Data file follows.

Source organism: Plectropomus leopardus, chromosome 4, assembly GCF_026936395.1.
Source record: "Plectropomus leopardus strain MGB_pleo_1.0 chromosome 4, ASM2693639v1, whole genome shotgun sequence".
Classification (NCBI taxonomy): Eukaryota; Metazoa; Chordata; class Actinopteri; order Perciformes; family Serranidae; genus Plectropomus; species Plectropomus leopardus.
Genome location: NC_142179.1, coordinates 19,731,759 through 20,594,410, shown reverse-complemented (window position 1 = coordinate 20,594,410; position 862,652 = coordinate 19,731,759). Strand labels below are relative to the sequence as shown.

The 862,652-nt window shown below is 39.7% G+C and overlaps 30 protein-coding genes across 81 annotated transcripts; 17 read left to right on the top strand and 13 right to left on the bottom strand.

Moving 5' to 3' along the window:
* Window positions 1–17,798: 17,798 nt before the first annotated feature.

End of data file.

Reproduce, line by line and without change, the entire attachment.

Source organism: Plectropomus leopardus, chromosome 4, assembly GCF_026936395.1.
Source record: "Plectropomus leopardus strain MGB_pleo_1.0 chromosome 4, ASM2693639v1, whole genome shotgun sequence".
Classification (NCBI taxonomy): Eukaryota; Metazoa; Chordata; class Actinopteri; order Perciformes; family Serranidae; genus Plectropomus; species Plectropomus leopardus.
Genome location: NC_142179.1, coordinates 19,731,759 through 20,594,410, shown reverse-complemented (window position 1 = coordinate 20,594,410; position 862,652 = coordinate 19,731,759). Strand labels below are relative to the sequence as shown.

The 862,652-nt window shown below is 39.7% G+C and overlaps 30 protein-coding genes across 81 annotated transcripts; 17 read left to right on the top strand and 13 right to left on the bottom strand.

Moving 5' to 3' along the window:
* Window positions 1–17,798: 17,798 nt before the first annotated feature.